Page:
Cassia Networks secures patent for long-range Bluetooth
Cassia Networks is innovating its Bluetooth portfolio, announcing today that it has secured a patent for long-range Bluetooth connectivity in its routers that can enable connectivity up to 1,000 feet, with the ability to support up to 22 sensors in connected mode, and listen to hundreds in broadcast mode.
“That changes the game around connectivity in Bluetooth,” said Trevor Duguay, vice president of sales for San Jose, Calif.-based Cassia Networks. “Our focus is to provide a stabilized technology for our customers, so they can be assured that what they’re getting from us is a technology that is not going to shift or change that much. It’s part of our IP.”
Choosing an IoT connectivity option is a challenge for those deploying IoT projects and developing IoT devices, especially as newer, faster and cheaper cellular connectivity options continue to proliferate, a space that will experience 200% growth for licensed LTE-M and narrow-band IoT, according to Mobile Experts.
But of the 48 billion Internet-enabled devices to be installed by 2021 (predicted by ABI Research), one-third will include Bluetooth, according to a press release from the Bluetooth SIG, which oversees development and licensing of Bluetooth technology. With innovations like Bluetooth 5 and recently announced Bluetooth support for mesh networking, Bluetooth’s range, speed and capacity continue to expand.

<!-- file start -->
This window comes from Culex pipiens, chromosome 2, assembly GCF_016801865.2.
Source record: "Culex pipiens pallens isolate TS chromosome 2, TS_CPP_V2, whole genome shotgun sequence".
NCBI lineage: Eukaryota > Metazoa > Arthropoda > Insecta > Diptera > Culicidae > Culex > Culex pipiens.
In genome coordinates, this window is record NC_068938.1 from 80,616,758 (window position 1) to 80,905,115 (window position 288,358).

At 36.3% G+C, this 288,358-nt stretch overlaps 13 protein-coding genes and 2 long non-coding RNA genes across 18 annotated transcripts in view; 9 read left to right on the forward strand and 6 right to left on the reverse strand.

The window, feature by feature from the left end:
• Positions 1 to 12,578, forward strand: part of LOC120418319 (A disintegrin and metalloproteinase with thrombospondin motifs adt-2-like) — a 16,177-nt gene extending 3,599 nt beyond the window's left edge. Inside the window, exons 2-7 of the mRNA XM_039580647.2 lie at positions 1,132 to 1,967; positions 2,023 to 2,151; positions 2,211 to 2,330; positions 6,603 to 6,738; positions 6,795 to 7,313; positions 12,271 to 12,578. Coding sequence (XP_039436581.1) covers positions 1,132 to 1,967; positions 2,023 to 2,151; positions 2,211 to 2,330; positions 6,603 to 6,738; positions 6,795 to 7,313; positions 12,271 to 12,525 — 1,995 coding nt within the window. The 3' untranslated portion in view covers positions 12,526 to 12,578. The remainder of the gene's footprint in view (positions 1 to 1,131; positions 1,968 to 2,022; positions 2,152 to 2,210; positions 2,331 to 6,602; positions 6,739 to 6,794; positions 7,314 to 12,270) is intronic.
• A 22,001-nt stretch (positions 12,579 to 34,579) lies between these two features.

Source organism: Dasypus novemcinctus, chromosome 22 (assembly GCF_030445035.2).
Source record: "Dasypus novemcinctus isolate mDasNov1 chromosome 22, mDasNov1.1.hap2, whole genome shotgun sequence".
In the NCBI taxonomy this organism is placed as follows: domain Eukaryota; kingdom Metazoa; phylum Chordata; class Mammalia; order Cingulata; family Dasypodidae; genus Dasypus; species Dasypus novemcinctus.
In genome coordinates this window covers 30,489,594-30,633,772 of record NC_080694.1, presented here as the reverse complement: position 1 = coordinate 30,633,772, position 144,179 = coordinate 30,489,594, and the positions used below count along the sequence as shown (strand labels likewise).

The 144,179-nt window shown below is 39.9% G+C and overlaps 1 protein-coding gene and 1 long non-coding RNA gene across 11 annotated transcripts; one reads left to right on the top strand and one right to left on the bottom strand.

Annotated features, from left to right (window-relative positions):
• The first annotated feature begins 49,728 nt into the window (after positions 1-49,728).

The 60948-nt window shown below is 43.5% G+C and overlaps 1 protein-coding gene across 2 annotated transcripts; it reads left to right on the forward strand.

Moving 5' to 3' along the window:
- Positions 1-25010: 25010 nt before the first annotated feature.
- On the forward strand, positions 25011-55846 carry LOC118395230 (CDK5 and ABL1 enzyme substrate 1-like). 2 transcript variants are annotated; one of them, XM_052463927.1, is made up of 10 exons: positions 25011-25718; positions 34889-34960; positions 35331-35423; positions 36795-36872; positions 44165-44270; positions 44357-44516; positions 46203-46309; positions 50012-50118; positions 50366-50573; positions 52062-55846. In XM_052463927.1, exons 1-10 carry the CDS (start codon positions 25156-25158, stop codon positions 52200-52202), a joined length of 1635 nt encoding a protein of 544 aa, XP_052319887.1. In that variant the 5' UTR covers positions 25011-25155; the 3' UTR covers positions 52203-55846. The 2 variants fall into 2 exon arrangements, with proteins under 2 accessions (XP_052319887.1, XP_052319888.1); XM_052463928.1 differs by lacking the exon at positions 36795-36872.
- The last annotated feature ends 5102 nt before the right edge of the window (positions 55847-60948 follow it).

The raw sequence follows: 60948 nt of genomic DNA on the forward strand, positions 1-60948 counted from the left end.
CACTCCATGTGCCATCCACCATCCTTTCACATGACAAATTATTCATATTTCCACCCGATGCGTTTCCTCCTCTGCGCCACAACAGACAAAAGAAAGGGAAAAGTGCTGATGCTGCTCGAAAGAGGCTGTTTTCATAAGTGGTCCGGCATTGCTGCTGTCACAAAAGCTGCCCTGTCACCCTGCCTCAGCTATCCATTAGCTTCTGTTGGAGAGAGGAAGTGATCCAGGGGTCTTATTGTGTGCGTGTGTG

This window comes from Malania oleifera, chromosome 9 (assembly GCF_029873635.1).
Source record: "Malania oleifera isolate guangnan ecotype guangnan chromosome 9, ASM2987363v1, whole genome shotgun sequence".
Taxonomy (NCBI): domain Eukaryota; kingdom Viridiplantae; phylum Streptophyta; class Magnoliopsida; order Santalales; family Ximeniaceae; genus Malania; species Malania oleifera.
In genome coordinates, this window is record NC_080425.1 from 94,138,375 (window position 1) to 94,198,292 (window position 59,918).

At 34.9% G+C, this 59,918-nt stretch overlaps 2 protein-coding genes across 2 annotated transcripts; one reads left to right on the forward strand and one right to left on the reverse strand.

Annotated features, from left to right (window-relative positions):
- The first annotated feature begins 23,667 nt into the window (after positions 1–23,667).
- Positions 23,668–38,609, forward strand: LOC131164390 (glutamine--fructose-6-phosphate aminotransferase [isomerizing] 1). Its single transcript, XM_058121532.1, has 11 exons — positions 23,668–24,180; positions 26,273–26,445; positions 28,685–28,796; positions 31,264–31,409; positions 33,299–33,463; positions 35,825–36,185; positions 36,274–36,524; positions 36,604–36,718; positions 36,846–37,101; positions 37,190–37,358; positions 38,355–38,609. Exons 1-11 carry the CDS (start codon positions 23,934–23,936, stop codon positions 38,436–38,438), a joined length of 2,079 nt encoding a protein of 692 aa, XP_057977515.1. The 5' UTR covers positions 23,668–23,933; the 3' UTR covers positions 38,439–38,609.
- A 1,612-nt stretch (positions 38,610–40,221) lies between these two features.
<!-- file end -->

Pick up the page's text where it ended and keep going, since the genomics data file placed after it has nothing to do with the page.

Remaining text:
Bluetooth wireless range extension is typically pursued by increasing transmission power or antenna gain on both sides of a radio frequency (RF) transmission, or by connecting sensors in a Bluetooth “mesh” topology. However, these approaches diminish the combination of advantages of Bluetooth’s low power, data throughput capacity and low-cost device profile, according to the company.
Cassia Networks’ patent (U.S. Patent No. 9,769,594) broadly relates to methods, devices and systems for increasing wireless communication range and involves extending the communication range from a Cassia Bluetooth Router to a Bluetooth device (including Bluetooth Low Energy, or BLE) up to 1,000 feet or more, without increasing the transmission power, changing the Bluetooth end device, decreasing data throughput or adding to the cost of the installed Bluetooth devices, according to Cassia Networks.
Moreover, Cassia Bluetooth router-to-router range has tested to up to 5 kilometers, open-air, line-of-sight, offering a cost-effective alternative to a low-power wide area network (LPWAN), the company said.
The Cassia Bluetooth router is complementary to a mesh topology (support for which was announced by the Bluetooth SIG in July), because it acts as a long-range mesh gateway and retains Bluetooth’s low-power advantage within a mesh topology, according to the company. All routers have a USB port to incorporate a cellular connection for applicable use cases in which customers want to backhaul data across a cellular network.
Look for the company to roll out additional patents, as well as additional innovation around Bluetooth 5, with plans to release Bluetooth 5-enabled products in the coming months, Duguay said.
“IoT is a fragmented marketplace,” said Brad Canham, Cassia Networks’ head of marketing. “There’s a lot of noise going on. What customers are looking for are the things they can rely on. We’re saying, here’s long-range Bluetooth. You can rely on it. It’s deployed in the field. It’s a stable steel point in IoT.”